On Monday, Senator Marco Rubio—whose parents famously fled Castro's Cuba before that was even a thing to do—ganged up with seven other senators (including John "Teh Surge" McCain and Lindsey "Benghazi" Graham) to unveil a bipartisan framework for comprehensive immigration reform.
No doubt this was a calculated move by Rubio; he doesn't need any GOP consultants telling him that "send them all back" is no longer a viable electoral strategy—but it was heroic nonetheless.
He now finds himself on the opposing side of Rush Limbaugh, Fox News, and the National Review; they recognize that offering millions of freeloaders a path to citizenship would be good for the Democrats, and as such, bad for the country.
On the other hand, an influx of foreign invaders would necessitate giving little womenz unfettered access to the biggest, scariest-looking guns imaginable—which is what America is all about.
Well, that and Israel, apparently.
Meet the Press: Secretary of Defense Leon Panetta; Chairman of the Joint Chiefs of Staff Gen. Martin Dempsey; Roundtable: Former White House Press Secretary Robert Gibbs, Ralph Reed (Faith and Freedom Coalition), Republican Strategist Ana Navarro and David Brooks (New York Times).
Face the Nation: NFL Commissioner Roger Goodell; Jim Nantz (CBS Sports); Phil Simms (CBS Sports); Shannon Sharpe (CBS Sports).
This Week: Senate Majority Leader Harry Reid (D-NV); Former Washington, DC Public Schools Chancellor Michelle Rhee; Roundtable: Republican Strategist Matthew Dowd, Jorge Ramos (Univision), Paul Krugman (New York Times), Former Hewlett-Packard CEO Carly Fiorina and Rep. Lou Barletta (R-PA).
Fox News Sunday: NRA CEO Wayne LaPierre; Former Astronaut Mark Kelly; Roundtable: Former Romney Campaign Adviser Kevin Madden, Nina Easton (Fortune Magazine), Radio Host Laura Ingraham and Former Sen. Evan Bayh (D-IN).
State of the Union: Secretary of Defense Leon Panetta; Chairman of the Joint Chiefs of Staff Gen. Martin Dempsey; Former NFL Player Hines Ward; Former Sen. George Allen (R-VA); Reliable Sources: Dana Milbank (Washington Post); Amy Holmes (The Blaze); Terrence Smith (Formerly of PBS); Pete Dominick (SiriusXM); Marisa Guthrie (Hollywood Reporter); Bob Costas (NBC Sports); Barbara Lippert (MediaPost).
The Chris Matthews Show: Michael Duffy (TIME); Katty Kay (BBC); Howard Fineman (Huffington Post); Annie Lowrey (New York Times).
Fareed Zakaria GPS: Microsoft Co-Founder Bill Gates; Former Vice President Al Gore (D).
Up with Chris Hayes: Economist/Author Joseph Stiglitz; President Emeritus of Bennett College for Women Julianne Malveaux; Author Michelle Goldberg; Former Foreign Policy Adviser to Mitt Romney and Newt Gingrich Kiron Skinner; Author Michael Hastings; Barbara Slavin (Atlantic Council’s South Asia Center); Ali Gharib (Daily Beast); Michael Brendan Dougherty (The American Conservative); Joe Weisenthal (BusinessInsider.com); Former Partner at Bain Capital Edward Conard.
60 Minutes will be preempted by Super Bowl XLVII, which kicks off at 6:30 pm ET.
On Comedy Central...
Jon Stewart took his best shot at "Skeeters"—people who refuse to believe that President Obama has ever fired a gun.
The Daily Show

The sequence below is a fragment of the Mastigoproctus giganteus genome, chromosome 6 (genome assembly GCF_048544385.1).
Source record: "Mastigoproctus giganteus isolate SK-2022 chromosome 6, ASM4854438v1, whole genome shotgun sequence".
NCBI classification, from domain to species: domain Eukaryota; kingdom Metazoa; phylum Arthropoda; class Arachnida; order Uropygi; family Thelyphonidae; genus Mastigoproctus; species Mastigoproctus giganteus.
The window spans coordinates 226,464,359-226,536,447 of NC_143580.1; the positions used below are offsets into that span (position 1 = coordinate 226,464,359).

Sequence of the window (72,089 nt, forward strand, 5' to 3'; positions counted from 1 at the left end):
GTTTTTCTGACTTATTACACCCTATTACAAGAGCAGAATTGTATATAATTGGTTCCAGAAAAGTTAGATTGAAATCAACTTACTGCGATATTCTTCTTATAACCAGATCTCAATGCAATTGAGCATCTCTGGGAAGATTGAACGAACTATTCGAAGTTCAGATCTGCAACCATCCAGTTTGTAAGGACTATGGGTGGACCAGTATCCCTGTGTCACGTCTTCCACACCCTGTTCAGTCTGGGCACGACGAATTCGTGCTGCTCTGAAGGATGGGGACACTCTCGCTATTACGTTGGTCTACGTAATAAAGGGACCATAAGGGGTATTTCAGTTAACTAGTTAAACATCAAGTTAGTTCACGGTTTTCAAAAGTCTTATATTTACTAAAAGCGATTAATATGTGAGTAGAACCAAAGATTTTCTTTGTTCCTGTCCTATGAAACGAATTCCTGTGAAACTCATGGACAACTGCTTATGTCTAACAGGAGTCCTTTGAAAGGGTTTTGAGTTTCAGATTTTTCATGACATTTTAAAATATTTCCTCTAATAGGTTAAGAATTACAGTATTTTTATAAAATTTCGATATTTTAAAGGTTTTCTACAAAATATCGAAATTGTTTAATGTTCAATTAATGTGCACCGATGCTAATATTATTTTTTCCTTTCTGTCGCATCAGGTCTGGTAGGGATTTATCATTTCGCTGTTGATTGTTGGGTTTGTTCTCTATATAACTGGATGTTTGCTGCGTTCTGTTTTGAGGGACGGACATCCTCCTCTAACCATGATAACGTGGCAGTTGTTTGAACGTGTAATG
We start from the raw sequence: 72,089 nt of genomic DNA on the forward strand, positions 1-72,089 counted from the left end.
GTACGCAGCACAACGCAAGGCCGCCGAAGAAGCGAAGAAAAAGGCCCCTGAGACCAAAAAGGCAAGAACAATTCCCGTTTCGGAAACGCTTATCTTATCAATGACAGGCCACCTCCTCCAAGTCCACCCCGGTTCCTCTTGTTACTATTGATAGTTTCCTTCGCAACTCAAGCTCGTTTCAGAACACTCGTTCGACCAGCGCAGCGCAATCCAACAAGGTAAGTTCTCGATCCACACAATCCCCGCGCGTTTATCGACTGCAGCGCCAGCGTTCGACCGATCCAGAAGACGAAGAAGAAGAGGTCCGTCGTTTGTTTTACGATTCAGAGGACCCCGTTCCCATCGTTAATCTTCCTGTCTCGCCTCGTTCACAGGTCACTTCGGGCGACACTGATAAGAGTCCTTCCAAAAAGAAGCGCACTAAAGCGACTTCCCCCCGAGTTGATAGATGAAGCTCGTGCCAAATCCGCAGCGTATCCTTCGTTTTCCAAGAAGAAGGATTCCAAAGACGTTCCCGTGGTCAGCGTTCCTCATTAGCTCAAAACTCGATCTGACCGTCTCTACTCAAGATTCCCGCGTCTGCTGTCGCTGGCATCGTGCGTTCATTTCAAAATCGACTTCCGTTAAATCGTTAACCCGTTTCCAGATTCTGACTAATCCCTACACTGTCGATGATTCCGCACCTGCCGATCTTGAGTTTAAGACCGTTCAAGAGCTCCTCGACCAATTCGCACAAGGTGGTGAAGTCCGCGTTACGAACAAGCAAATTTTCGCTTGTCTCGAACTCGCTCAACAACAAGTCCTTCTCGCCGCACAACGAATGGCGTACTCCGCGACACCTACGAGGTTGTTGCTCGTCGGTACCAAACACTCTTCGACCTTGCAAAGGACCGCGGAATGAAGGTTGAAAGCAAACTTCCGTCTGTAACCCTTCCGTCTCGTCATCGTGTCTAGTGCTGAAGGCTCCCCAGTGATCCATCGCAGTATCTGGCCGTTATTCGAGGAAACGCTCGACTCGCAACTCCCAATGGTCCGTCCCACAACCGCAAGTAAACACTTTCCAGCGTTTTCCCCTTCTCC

Monday: Former Washington, DC Public Schools Chancellor Michelle Rhee
Tuesday: NYC Police Commissioner Ray Kelly
Wednesday: Former CEO of AT&T and GM Ed Whitacre
Thursday: Former TARP Special Inspector General Neil Barofsky
And Stephen Colbert weighed in on the growing "state sovereignty" movement.
The Colbert Report
Monday: Supreme Court Justice Sonia Sotomayor
Tuesday: Author Julie Andrews
Wednesday: Author Lawrence Wright
Thursday: Director Behn Zeitlin
Highly-paid mouthpiece Sarah Palin explained to Breitbart.com why she and Fox News recently parted ways.
"I encourage others to step out in faith, jump out of the comfort zone, and broaden our reach as believers in American exceptionalism," she told the site. "That means broadening our audience. I'm taking my own advice here as I free up opportunities to share more broadly the message of the beauty of freedom and the imperative of defending our republic and restoring this most exceptional nation. We just can't preach to the choir; the message of liberty and true hope must be understood by a larger audience."
Like clockwork, The National Review chimed in with complaints about President Obama's description of Nazism.
President Obama issued a statement yesterday to commemorate International Holocaust Remembrance Day. He noted that survivors who bore witness to "the horrors of the cattle cars, ghettos, and concentration camps have witnessed humanity at its very worst and know too well the pain of losing loved ones to senseless violence." [...]
The idea that all violence is "senseless" violence is one that has taken deep root on the left; it’s also, unfortunately, one that poses a major impediment to understanding the world.
Nazism may have been an ideology to which the United States was — and to which the president is — implacably opposed, but it is hardly "senseless."
And, in related news...
Idaho state Sen. Sheryl Nuxoll (R) compared the fate of insurance companies under Obamacare to that of Jews under the Nazis.
"The insurance companies are creating their own tombs. Much like the Jews boarding the trains to concentration camps, private insurers are used by the feds to put the system in place because the federal government has no way to set up the exchange.
Based on legislation and the general process that is written toward this legislation, the federal government will want nothing to do with private insurance companies. The feds will have a national system of health insurance and they will eliminate the insurance companies."